Ending Oregon’s War on the Poor
10 Strategies for Reducing Economic Barriers
Cascade Policy Institute
Legislative Leadership Forum
Presented in HR 50, State Capitol
Salem, Oregon noon-1pm
March 16, 2007
Oregon is often seen as a “progressive” state. But many of the state’s policies make it unnecessarily difficult for the lowest-income members of society to gain a foothold on the economic ladder.
In this legislative briefing, Cascade Policy Institute explores 10 simple ways to lower the tax and regulatory burdens on the poor.
John A. Charles, Jr., President and CEO of Cascade Policy Institute
(Points 1,2,3 below)
Steve Buckstein, Director of Cascade’s Oregon Economic Opportunity Project
(Points 4,5,6 below)
Bina Patel, Director of Cascade’s Oregon Asset Policy Initiative
(Points 7,8,9,10 below)
1. The effects of land-use regulation on housing
The largest single ongoing expense for the average family is the cost of housing. Oregon’s land-use regulatory system makes these expenses higher then they should be for several reasons:
• Due to zoning, it’s illegal to build any form of housing on most land in Oregon. Rural zoning for exclusive farm/forest use, combined with urban growth boundaries around cities, creates an urban cartel of landowners owning buildable land. This drives up the cost of land far above its true market value. It’s impossible to build modestly-priced housing on expensive land.
• Even on buildable land, Oregon’s unnecessarily complex system for planning and permitting adds substantially to the costs of construction. When new homes are delayed, the price of existing units goes up.
• The mantra of urban planners is, “build up, not out”. But construction costs rise dramatically with high-density housing. On a per/square foot basis, a five-story building is at least twice as expensive a one-story building.
1) Abolish urban growth boundary regulations
2) Repeal minimum lot size requirements
3) Allow housing on farm or forestland, subject to strict enforcement of trespass and nuisance law to ensure that mixed uses are compatible.
2. Providing mobility options for the poor
Most elected officials tend to think that the best transportation option for lower-income households is mass transit. However, by virtually any criteria, it is now cheaper and more energy-efficient to move people in private automobiles. Government transit monopolies have labor costs that are typically 100% or more above the market rate, and the preference of big-city transit districts to focus on rail transit has driven the cost of construction and operation far beyond any reasonable level. And since rider surveys show that most rail passengers are upper-income riders who already own cars, the subsidies required to build and operate rail lines are regressive.
Moreover, even if this were not the case (if labor costs were low and only buses were used), research shows that automobile ownership lowers the unemployment rate among low-income workers and dramatically increases household income.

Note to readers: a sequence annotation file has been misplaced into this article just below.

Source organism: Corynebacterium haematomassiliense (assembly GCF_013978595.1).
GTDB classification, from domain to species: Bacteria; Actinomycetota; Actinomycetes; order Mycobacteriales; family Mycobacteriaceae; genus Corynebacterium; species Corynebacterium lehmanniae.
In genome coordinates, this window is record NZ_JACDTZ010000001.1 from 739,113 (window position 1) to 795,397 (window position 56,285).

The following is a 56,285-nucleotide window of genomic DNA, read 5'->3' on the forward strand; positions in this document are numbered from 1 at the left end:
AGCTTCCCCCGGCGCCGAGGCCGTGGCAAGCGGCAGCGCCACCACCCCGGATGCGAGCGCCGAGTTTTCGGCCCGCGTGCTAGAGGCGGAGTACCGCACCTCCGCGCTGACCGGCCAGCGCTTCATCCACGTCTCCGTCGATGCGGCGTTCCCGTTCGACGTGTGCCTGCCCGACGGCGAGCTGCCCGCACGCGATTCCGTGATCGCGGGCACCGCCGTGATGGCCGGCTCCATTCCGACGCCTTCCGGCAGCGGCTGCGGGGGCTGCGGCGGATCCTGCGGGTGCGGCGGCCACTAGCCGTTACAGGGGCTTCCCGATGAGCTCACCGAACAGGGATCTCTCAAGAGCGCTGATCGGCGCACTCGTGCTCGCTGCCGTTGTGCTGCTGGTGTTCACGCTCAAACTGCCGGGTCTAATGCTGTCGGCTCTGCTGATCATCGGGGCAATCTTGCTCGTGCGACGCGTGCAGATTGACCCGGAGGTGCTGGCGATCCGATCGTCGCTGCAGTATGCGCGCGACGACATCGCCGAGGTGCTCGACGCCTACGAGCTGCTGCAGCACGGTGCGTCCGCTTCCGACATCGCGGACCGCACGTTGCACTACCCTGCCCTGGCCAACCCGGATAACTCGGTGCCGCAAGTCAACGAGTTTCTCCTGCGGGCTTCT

1) Divert a small amount of transit funding to create regional low-cost loan programs to help finance car ownership for low-income families.
2) Terminate plans for any further rail transit construction
3) Legalize jitneys, which provide both employment options for jitney drivers and low-cost transit services for riders
4) Expand Oregon’s highway system to improve the free flow of goods and people, thereby encouraging job creation.
3. The Regressivity of Sin Taxes
Taxes on alcohol and tobacco are frequently justified as a means of discouraging “unhealthy” behavior. But this objective quickly gives way to a different one: raising revenue. This creates what is called a “moral hazard” problem: sin taxes cannot simultaneously serve the purpose of both discouraging consumption and raising revenue. For one to succeed, the other must fail.
Nowhere has this problem become more visible during 2007 then in the health insurance field. Governor Kulongoski has proposed to fund an expensive new health insurance program through a substantial increase in the tobacco tax. By financing the program this way, the state will have a strong, vested interest in promoting smoking. Not only is this morally unacceptable, the revenue stream will be much less than anticipated because the tax increase will drive tobacco purchasing to alternative markets, such as internet outlets and lower-cost states. And since smokers tend to have less education and lower incomes than the population at large, this will be a regressive tax burden.
1) Lower alcohol and tobacco taxes to the estimated levels necessary to account only for “external” costs of drinking and smoking.
2) Use excise tax revenues only for purposes related to these activities, such as smoking cessation programs or victim compensation from drunken driving accidents.
3) Do not use the revenue stream as a base funding source for any program.
4) Sell the Oregon lottery and allow multiple private lotteries in a competitive market, so that gambling is no longer a key part of the state’s revenue stream.